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A Bullish Option Strategy for Gold

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It's not just the metal in demand, but the options that confer the right to buy it.

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I'll stick with you baby for a thousand year
Wish upon wish, day upon day, oh Lord I believe all the way.
Nothing's gonna touch you in these golden years… gold whop whop whop
But one of these days, and it won't be long, gonna drive back down to where you belong

-- David Bowie, "Golden Years"

We all know the story behind gold: First it was inflation fears, and now we have the supposed fundamentals that central banks continue to swap out of paper that gold is worth north of $15,000 an ounce on a currency basis. There have been multiple gaps higher in the past month and there's no reason to think this trend will end anytime soon.

With the precious metal hitting another new high of $1,180 an ounce on news that India might be back buying billions of bullion, maybe it's time I chime in and put an end to this rally by suggesting a bullish option strategy.

Demand Market


It's not just the actual metal that's in demand -- so are the options that confer the right to buy it. As Professor Warner notes in The Gold ETF Seeing a Volatility Explosion, the implied volatility for the SPDR Gold Shares (GLD) has been moving up at steady clip, gaining some 12% to 22 over the past two weeks, and now stands nearly 45% or 7 percentage points above the ETF's 20-day historical or realized volatility.

There was a similar increase in implied volatility relative to realized during mid-January to mid-February when GLD shares climbed some 25% from around $79 to $99 during a five-week period, and gold first touched $1,000 an ounce.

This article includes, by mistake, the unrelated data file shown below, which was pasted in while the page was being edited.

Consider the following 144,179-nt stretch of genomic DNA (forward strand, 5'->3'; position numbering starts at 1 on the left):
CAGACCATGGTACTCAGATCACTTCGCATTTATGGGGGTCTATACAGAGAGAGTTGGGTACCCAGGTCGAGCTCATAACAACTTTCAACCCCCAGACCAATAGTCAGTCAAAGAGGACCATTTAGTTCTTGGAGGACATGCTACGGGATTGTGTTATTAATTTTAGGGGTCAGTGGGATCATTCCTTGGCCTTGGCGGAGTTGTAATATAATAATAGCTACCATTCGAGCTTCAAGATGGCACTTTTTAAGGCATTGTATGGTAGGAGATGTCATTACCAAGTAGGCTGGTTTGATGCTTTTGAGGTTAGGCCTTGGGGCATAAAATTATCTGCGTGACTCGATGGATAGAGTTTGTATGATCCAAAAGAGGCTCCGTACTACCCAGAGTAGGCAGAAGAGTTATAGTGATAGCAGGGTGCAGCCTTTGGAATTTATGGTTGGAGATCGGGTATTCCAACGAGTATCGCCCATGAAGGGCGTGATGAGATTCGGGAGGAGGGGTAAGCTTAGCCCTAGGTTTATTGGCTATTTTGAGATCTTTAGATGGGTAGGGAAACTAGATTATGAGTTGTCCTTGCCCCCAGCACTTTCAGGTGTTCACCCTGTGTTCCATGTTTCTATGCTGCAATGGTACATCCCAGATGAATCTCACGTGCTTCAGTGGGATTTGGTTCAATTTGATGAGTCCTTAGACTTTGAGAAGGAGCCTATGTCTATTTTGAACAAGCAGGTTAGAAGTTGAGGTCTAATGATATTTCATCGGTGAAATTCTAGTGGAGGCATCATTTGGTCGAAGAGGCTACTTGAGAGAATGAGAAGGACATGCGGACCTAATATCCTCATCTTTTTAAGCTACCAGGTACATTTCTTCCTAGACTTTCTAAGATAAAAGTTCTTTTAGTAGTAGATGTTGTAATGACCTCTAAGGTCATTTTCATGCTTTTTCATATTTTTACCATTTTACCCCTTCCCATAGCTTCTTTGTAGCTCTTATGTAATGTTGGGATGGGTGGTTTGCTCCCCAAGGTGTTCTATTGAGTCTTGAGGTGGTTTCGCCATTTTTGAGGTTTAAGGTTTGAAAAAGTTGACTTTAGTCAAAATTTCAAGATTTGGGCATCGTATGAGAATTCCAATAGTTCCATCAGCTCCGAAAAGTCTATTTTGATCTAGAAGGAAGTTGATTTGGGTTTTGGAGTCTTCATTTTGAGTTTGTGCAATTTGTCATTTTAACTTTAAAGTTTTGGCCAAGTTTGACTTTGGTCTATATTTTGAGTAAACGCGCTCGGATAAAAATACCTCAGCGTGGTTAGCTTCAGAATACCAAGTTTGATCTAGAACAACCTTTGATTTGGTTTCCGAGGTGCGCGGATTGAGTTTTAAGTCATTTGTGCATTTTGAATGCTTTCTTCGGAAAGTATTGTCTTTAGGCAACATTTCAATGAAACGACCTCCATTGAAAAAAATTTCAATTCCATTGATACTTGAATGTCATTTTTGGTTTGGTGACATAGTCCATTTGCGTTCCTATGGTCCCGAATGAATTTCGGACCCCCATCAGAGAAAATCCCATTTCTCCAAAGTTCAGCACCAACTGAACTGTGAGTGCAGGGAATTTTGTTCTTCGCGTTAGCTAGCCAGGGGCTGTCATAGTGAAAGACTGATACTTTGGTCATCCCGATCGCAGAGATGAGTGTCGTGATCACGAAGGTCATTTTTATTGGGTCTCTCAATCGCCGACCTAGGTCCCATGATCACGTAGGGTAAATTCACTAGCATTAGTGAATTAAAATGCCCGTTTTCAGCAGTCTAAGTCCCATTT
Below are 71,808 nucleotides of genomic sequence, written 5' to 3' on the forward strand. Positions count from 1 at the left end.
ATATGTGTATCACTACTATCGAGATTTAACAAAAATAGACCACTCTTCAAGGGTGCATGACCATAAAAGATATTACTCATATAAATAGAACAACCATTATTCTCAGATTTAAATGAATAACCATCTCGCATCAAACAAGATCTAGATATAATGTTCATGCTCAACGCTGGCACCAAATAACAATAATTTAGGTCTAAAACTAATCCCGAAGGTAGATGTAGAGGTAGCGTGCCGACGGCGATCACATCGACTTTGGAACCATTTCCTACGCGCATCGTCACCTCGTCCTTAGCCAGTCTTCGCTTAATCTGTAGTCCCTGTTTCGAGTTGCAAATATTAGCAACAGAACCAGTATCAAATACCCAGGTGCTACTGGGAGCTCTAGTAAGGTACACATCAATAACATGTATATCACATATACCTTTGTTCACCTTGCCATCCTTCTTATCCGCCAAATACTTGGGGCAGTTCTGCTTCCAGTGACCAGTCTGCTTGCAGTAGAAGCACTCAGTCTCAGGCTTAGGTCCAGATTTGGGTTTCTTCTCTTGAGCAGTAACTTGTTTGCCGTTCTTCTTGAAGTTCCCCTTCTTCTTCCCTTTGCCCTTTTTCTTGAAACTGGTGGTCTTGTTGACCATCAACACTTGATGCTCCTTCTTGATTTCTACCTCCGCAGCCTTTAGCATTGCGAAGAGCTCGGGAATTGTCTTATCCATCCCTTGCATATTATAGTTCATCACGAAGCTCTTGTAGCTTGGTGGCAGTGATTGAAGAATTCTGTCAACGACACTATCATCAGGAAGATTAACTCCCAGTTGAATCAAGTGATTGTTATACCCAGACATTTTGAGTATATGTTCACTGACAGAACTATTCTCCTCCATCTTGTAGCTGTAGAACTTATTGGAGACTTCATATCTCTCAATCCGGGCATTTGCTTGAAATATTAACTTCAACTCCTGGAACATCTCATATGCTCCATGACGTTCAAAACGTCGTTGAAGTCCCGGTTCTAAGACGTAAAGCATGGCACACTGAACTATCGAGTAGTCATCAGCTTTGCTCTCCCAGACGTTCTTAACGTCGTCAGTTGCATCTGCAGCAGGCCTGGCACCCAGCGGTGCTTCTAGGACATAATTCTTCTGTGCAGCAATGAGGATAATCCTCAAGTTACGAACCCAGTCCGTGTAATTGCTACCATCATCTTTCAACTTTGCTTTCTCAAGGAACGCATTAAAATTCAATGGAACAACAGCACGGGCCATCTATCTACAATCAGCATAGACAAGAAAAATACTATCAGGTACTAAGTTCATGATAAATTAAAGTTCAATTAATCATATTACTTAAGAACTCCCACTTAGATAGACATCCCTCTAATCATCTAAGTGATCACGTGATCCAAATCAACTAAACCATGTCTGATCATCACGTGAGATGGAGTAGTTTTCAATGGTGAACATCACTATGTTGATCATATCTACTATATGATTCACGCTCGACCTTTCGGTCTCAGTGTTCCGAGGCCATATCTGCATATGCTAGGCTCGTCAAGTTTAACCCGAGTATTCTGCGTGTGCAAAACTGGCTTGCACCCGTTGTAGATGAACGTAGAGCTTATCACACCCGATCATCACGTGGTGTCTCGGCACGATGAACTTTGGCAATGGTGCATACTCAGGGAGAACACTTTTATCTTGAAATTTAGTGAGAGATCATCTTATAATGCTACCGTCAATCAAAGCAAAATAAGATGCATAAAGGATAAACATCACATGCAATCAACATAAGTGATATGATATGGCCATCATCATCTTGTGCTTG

This option-price behavior is unusual in two ways: Typically, you don't get that type of divergence in which premium of IV over HV increases unless there's some upcoming event such earnings or pending news. It's unlikely gold is going to miss earnings, merge with silver, or receive approval to treat cancer.

Also, IV often declines or simply holds steady when a stock is rising. However the tech bubble showed that IV can indeed shoot higher when you have prices gapping higher as investors scrambled to buy out-of the-money calls. And that's likely what's at work here.

Scared of Heights


That is, the demand for upside exposure is pumping up option premiums. This actually would be consistent with the pricing skew that's exhibited in commodity options. Markets such as oil and gold, which have a limited supply, are driven by demand. And the greater danger or fear -- at least by end users or those with a true economic exposure -- is of higher prices. Stocks, on the other hand, are supply-driven; a company can always issue more shares, and the fear is of price declines. In the stock market, aside from short-sellers, no one gets hurt from a rising share price.

Option prices in commodities tend to be driven by the demand for calls as users need protection from higher prices, while in stocks, it's the demand for downside puts protection.

Given that GLD is something of a hybrid between stock and commodity, some of the demand component might be influencing the price behavior of its options.

But I digress. The real question is whether there's a way to take advantage of what seems a tendency for implied volatility to trend higher as the price of the underlying does likewise.

Spread 'Em


Again, using the tech bubble as a precedent, it would seem the safest approach would be to use spreads -- that is, the simultaneous purchase and sale of similar option contracts but with different strike prices to both minimize and capitalize the changes in volatility, or vega exposure. A back spread is a strategy that benefits from both a large change in price and an increase in implied volatility. A back spread is constructed by selling short an in-the-money option and purchasing a greater number of out-of-the-money options.

With GLD currently trading around $115.60, one can sell the January $113 call for $5.30 and buy the $117 call for $2.70 a contract. So if you sold one $113 call and bought two $118 calls, it would cost only a $0.10 net debit for each 1x2 back spread. If the price of gold drops back below $113, the maximum you can lose is that $0.10.

The position starts with a positive delta of 0.22. The delta will increase, meaning the position will get longer and be more profitable, as the price of GLD rises. Also, if the theory holds true, the position will have the added benefit of an increase in implied volatility along with the increase in price.

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No positions in stocks mentioned.

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